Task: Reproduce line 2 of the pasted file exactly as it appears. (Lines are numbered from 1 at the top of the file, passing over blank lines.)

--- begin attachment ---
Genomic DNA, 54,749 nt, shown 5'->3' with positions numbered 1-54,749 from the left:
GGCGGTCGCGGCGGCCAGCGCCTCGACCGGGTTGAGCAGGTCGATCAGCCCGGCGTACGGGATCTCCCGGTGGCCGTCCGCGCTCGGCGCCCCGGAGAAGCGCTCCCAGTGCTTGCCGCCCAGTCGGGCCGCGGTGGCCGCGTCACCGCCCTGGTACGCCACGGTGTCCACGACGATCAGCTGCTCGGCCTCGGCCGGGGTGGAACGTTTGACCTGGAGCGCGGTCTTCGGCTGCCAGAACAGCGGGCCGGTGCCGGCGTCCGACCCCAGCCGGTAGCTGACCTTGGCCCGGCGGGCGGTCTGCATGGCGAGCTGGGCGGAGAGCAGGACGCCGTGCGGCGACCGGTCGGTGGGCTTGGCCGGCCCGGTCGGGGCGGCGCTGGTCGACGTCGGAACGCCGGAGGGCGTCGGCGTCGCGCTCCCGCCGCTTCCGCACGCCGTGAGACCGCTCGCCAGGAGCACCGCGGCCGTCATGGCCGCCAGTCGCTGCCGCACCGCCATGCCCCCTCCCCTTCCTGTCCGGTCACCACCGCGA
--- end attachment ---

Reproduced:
GGCGGTCGCGGCGGCCAGCGCCTCGACCGGGTTGAGCAGGTCGATCAGCCCGGCGTACGGGATCTCCCGGTGGCCGTCCGCGCTCGGCGCCCCGGAGAAGCGCTCCCAGTGCTTGCCGCCCAGTCGGGCCGCGGTGGCCGCGTCACCGCCCTGGTACGCCACGGTGTCCACGACGATCAGCTGCTCGGCCTCGGCCGGGGTGGAACGTTTGACCTGGAGCGCGGTCTTCGGCTGCCAGAACAGCGGGCCGGTGCCGGCGTCCGACCCCAGCCGGTAGCTGACCTTGGCCCGGCGGGCGGTCTGCATGGCGAGCTGGGCGGAGAGCAGGACGCCGTGCGGCGACCGGTCGGTGGGCTTGGCCGGCCCGGTCGGGGCGGCGCTGGTCGACGTCGGAACGCCGGAGGGCGTCGGCGTCGCGCTCCCGCCGCTTCCGCACGCCGTGAGACCGCTCGCCAGGAGCACCGCGGCCGTCATGGCCGCCAGTCGCTGCCGCACCGCCATGCCCCCTCCCCTTCCTGTCCGGTCACCACCGCGA